The Hall effect is named after Edwin Hall, who discovered in 1879 that a voltage potential develops across a current-carrying conductive plate when a magnetic field flows across it in a direction perpendicular to the plate’s plane.
The underlying physical concept supporting the Hall effect is the Lorentz force, which is seen in the upper panel. The Lorentz force, which is orthogonal to both the applied field and the current flow, is experienced by an electron as it moves in a direction that is perpendicular to the applied magnetic field, B.
A sensor known as a Hall effect sensor (or simply a Hall sensor) makes use of the Hall effect to determine the presence and strength of a magnetic field. The output voltage of the Hall sensor varies in direct proportion to the field’s intensity.
A type of Hall Effect sensor is a magnetic sensor. A transducer called a Hall Effect sensor alters its output voltage in response to variations in a magnetic field.
It is an electronic device that detects the Hall effect and translates its results into electronic data that can be processed by an integrated computer, used to turn a circuit on and off, used to measure a changing magnetic field, or shown on an interface.
A current-carrying conductor’s electrons are forced to one side when a magnet is positioned perpendicular to it, creating a potential difference in charge (i.e. voltage). The Hall effect thus indicates the presence and strength of a magnetic field close to a conductor.
Working of Hall Effect Sensor
A thin rectangular p-type semiconductor material, such as gallium arsenide (GaAs), indium antimonide (InSb), or indium arsenide (InAs), conducts a steady current through itself to create a Hall effect sensor in a Hall effect sensor.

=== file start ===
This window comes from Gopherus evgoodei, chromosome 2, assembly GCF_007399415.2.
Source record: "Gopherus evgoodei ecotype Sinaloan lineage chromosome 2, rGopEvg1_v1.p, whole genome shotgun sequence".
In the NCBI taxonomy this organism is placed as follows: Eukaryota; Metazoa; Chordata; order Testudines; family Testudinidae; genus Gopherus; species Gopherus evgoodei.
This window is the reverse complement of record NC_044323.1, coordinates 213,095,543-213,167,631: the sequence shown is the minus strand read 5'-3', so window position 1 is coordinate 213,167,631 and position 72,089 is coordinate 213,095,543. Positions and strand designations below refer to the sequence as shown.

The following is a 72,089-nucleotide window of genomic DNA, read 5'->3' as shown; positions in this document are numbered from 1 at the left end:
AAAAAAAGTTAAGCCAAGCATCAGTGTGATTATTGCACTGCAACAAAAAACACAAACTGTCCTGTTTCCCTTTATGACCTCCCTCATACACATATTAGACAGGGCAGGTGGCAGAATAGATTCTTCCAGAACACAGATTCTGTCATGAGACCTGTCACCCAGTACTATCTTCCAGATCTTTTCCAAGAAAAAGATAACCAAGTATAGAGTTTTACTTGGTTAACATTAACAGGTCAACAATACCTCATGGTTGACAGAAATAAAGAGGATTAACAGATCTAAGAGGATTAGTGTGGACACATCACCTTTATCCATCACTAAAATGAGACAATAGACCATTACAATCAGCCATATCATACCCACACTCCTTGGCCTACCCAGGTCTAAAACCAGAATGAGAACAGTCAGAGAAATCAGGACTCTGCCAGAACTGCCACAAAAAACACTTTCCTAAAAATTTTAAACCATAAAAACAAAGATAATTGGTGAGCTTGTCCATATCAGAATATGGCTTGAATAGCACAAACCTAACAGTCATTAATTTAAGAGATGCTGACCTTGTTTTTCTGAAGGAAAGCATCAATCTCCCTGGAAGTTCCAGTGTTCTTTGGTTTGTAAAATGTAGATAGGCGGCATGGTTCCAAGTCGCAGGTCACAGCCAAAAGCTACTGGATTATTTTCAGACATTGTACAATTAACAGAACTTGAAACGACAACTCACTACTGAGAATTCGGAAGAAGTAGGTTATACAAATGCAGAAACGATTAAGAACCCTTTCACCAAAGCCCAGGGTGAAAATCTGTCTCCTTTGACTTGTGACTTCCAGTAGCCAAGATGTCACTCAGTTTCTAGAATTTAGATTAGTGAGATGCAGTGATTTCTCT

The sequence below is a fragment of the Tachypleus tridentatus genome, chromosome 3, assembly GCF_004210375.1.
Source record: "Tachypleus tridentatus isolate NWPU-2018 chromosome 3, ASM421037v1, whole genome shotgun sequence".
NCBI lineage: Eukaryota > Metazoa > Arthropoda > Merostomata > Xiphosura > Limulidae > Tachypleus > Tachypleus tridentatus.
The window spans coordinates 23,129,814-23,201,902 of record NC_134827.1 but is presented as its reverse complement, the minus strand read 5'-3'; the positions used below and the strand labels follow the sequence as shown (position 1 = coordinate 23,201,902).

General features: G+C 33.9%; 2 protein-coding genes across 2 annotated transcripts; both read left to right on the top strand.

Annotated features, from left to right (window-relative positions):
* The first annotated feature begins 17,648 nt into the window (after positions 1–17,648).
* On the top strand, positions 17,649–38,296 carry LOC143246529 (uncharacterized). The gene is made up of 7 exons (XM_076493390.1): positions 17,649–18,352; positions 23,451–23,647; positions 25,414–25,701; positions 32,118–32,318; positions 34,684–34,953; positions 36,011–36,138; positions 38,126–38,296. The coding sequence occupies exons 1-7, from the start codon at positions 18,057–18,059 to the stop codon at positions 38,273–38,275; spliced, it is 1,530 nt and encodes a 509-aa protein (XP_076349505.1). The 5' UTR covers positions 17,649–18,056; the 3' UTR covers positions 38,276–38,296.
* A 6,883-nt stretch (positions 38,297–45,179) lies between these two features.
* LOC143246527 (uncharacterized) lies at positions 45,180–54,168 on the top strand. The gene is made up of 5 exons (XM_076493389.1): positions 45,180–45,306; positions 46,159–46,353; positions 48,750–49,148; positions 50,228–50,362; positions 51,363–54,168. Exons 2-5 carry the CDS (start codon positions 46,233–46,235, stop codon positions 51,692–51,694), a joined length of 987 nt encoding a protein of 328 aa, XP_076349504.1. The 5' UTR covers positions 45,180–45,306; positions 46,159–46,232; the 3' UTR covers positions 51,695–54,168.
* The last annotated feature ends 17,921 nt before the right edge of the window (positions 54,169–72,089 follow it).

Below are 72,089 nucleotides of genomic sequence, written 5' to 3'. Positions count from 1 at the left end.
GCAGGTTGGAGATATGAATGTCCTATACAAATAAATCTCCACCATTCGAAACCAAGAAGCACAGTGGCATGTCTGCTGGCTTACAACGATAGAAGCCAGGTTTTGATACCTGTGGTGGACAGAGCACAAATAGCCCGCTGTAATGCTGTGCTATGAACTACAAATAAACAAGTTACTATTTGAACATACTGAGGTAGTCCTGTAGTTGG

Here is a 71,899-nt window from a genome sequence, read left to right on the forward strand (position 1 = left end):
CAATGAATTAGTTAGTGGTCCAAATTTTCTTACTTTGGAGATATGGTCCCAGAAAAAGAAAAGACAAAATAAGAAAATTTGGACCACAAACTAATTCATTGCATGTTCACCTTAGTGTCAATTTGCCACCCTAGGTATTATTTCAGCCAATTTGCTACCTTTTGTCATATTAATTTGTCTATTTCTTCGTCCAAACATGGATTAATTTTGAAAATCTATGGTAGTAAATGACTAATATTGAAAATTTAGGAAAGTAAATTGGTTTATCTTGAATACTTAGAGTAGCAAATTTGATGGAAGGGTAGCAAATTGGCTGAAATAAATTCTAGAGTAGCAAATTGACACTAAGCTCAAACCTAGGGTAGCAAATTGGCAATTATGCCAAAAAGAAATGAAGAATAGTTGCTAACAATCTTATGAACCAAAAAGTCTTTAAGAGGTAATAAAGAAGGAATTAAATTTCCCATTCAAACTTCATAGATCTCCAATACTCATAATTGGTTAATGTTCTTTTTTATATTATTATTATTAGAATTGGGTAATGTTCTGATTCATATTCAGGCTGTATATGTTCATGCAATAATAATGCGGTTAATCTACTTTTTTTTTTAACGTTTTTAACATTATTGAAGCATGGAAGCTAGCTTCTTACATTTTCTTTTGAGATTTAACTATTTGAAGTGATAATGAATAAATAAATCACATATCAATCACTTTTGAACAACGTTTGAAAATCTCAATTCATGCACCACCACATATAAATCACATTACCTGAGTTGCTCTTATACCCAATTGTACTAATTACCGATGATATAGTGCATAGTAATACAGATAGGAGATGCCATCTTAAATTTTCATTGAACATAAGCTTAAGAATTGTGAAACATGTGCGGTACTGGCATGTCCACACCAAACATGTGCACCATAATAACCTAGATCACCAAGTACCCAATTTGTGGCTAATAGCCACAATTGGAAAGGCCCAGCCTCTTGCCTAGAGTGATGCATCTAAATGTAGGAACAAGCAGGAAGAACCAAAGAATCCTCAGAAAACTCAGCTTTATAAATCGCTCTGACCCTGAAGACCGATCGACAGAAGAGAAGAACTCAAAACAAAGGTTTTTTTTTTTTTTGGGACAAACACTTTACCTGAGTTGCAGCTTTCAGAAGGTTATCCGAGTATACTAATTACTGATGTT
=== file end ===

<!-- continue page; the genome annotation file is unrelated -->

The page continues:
When the device is placed in a magnetic field, the magnetic flux lines exert a force on the semiconductor material, diverting the charge carriers, electrons, and holes, to either side of the semiconductor slab.
Charge carriers move because of the magnetic force they experience as they travel through the semiconductor material.
As electrons and holes move sideways due to the accumulation of charge carriers, a potential difference is created between the two sides of the semiconductor material.
The passage of electrons through a semiconductor material is then impacted by the presence of an external magnetic field at right angles to it; the influence is greater for flat, rectangular-shaped materials.
Using a magnetic field to produce a measurable voltage leads to the Hall Effect.
To produce a potential difference across the device, magnetic flux lines must be of the proper polarity, often a south pole, and perpendicular (90o) to the current flow. The magnetic field strength and type of magnetic pole are both revealed by the Hall effect.
For instance, a south pole influences the output of voltage while a north pole has no effect.
Hall Effect sensors and switches should be set to “OFF” when there is no magnetic field (open circuit status). They become “ON” when exposed to a magnetic field with the proper polarity and strength (closed-circuit condition).
Applications of Hall Effect Sensor
Applications for hall sensors include proximity sensing, positioning, speed detection, and current sensing.
To time the speed of wheels and shafts, such as for tachometers or timing the ignition of internal combustion engines, hall sensors are frequently utilized.
In brushless DC electric motors, they are utilized to locate the permanent magnet.
Frequent use is the replacement of a mechanical limit switch with the detection of a moving element. Another frequent application is the indexing of rotational or translational motion.
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